Orthodox Easter commemorates Jesus’ resurrection three days after his crucifixion and death. Following his death, he was removed from the cross and hastily buried in a tomb. On Sunday, it was discovered that Jesus’ tomb was empty and angels informed onlookers that Jesus had risen.
Throughout the next 40 days, Jesus appears to his apostles and disciples before finally ascending to heaven. Orthodox Easter is the highest and holiest of holidays in the Christian Orthodox faith. Orthodox Easter follows the Julian calendar and must take place after the Jewish Passover. For these reasons, Orthodox Easter is celebrated on the first Sunday, after the first full moon, following the vernal equinox and always after Jewish Passover.
Facts about Orthodox Easter
- Easter is often called Pascha in the Orthodox tradition. Pascha normally falls either one or five weeks later than the feast as observed by Christians who follow the Gregorian calendar. However, occasionally the two observances coincide, and on occasion they can be four weeks apart.
- Eggs represent new life as well as Jesus’ tomb. In some Orthodox churches eggs are dyed red to symbolize either the blood of Christ or the red cloak Roman soldiers put on Jesus as they tortured him.
- In the Orthodox tradition, the Easter season lasts for 100 days. It begins as a time of preparation, 49 days before the holiday. The proceeding 50 days after Easter is dedicated for strengthening faith in Jesus Christ.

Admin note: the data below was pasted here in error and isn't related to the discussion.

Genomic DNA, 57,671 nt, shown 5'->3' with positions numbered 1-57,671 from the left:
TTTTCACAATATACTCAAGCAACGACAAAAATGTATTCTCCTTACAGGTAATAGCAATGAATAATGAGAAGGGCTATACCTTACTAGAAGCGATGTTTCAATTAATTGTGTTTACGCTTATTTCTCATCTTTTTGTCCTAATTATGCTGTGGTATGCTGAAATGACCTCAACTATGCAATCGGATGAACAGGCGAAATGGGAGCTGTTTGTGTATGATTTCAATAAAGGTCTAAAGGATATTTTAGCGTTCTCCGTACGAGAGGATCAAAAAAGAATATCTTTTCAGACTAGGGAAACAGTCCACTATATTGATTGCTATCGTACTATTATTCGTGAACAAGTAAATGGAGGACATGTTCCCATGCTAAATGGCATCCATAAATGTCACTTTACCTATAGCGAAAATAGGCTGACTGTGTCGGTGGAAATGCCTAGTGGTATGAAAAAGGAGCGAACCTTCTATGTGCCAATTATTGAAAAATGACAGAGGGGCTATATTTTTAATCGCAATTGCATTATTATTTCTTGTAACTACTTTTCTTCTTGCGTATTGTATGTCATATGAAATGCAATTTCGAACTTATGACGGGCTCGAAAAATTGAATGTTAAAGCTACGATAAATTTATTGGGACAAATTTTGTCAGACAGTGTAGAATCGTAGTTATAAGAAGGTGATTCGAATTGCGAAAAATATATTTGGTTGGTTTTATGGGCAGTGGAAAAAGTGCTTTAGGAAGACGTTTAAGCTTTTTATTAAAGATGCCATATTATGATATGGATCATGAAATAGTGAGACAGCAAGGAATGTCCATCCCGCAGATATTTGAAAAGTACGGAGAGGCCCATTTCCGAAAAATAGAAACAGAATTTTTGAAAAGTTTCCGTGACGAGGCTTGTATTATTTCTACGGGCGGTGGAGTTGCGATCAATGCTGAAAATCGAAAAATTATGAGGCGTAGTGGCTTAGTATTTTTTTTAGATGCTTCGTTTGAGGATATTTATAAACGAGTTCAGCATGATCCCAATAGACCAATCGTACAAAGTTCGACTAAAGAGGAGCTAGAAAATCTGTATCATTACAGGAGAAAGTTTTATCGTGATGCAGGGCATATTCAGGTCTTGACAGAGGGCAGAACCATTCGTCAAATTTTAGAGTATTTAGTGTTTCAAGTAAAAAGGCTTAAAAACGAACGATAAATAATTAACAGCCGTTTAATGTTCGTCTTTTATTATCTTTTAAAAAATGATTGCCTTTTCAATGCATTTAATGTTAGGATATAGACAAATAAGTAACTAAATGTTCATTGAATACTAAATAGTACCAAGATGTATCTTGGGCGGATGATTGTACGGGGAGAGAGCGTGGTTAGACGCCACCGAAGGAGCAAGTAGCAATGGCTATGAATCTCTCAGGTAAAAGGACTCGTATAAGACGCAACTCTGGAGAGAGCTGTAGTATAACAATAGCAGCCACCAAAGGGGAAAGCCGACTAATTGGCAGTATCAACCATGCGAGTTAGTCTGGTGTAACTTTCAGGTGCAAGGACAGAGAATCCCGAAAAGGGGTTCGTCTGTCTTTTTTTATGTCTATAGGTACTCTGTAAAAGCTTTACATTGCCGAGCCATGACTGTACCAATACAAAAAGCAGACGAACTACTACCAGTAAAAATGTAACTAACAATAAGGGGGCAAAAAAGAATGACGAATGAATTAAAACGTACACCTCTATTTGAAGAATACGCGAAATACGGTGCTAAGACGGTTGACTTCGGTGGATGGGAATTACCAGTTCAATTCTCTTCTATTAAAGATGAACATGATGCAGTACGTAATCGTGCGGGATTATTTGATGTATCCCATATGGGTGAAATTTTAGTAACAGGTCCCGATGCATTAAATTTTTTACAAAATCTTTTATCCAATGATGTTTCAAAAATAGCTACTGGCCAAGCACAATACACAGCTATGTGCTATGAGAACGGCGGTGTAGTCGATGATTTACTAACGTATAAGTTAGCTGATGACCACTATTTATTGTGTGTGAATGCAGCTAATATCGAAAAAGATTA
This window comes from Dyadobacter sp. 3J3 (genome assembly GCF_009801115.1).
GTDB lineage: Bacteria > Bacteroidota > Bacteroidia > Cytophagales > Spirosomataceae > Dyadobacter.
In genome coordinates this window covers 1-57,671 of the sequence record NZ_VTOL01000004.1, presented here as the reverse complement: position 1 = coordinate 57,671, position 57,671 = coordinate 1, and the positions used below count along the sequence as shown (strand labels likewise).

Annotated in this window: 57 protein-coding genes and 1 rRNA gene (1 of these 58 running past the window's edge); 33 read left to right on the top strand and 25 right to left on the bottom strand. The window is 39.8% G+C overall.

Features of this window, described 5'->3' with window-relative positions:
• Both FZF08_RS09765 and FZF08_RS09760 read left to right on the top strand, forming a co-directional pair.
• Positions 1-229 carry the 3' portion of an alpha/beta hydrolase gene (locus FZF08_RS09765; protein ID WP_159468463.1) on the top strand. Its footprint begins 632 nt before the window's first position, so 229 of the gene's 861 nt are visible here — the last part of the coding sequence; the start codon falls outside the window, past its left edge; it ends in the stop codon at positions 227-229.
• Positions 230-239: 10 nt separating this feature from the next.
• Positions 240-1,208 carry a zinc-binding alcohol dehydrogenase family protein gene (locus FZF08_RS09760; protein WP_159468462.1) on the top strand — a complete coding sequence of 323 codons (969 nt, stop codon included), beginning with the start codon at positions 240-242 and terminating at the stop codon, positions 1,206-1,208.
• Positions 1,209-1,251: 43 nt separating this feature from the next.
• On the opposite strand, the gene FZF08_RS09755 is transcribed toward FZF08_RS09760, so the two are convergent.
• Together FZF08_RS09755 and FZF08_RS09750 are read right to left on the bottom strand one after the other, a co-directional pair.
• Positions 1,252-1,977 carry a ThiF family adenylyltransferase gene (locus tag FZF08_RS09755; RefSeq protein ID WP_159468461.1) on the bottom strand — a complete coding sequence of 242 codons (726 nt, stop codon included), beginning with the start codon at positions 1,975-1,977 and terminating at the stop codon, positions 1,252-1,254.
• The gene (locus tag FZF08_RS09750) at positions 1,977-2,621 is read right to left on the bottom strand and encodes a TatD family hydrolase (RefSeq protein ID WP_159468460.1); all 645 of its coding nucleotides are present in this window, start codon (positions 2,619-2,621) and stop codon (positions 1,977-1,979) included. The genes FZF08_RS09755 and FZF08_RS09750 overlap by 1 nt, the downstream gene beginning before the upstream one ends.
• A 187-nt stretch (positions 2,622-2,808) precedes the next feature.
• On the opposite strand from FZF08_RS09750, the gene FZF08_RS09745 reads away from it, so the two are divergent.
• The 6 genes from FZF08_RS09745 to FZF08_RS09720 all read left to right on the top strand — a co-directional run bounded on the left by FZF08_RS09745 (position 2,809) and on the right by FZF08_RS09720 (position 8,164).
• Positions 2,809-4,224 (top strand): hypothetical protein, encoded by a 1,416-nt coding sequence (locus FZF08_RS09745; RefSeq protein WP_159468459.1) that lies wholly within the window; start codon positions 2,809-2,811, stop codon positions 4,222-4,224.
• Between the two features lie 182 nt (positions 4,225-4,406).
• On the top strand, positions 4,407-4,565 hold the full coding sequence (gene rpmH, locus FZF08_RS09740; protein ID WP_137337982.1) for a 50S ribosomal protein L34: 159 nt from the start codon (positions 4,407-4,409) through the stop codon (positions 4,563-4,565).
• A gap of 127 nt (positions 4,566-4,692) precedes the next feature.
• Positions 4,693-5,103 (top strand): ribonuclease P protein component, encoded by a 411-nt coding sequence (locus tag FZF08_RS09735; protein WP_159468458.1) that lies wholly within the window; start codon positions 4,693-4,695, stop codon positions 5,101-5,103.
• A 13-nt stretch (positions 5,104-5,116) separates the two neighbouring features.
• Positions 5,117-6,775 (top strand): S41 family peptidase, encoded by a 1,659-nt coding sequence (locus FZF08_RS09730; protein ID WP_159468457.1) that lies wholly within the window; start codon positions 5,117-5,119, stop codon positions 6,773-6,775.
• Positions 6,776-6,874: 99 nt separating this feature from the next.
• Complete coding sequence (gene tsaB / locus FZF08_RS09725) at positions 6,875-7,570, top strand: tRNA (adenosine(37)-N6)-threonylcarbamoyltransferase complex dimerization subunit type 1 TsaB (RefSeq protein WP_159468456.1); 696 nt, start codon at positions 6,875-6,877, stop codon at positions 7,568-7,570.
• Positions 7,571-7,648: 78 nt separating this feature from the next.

- The final worship service of Pascha is usually held at noon on Sunday. Called the Agape Vespers, the service highlights St. Thomas’ encounter with the risen Jesus. Thomas doubted that the resurrection was real until Jesus told him to touch his wounds. Thomas’ story is usually read in a number of languages to emphasize the universal nature of Christ’s life, death, and resurrection.
Orthodox Easter Top Events and Things to Do
- Stay up late and go to an Orthodox vigil service. Bringing light into the church is a dramatic and joyous occasion.
- Wear some new clothes to church. This is an ancient tradition that goes back to the early church when newly baptized persons were given a white gown to wear on Easter.
- Take an Easter basket to an Orthodox church and have it blessed. Some Eastern Orthodox Church members put together special baskets with particular items that symbolize different aspects of their faith. These items often include bread, wine, salt, cheese, ham, and horseradish.
- Russian Orthodox believers often visit the cemetery on Easter, placing a dyed red egg on each loved one’s grave. The eggs are dyed red because of a tradition that says Roman soldiers put on Jesus’ red cloak after he was crucified. Consider paying homage to your deceased loved ones on Easter.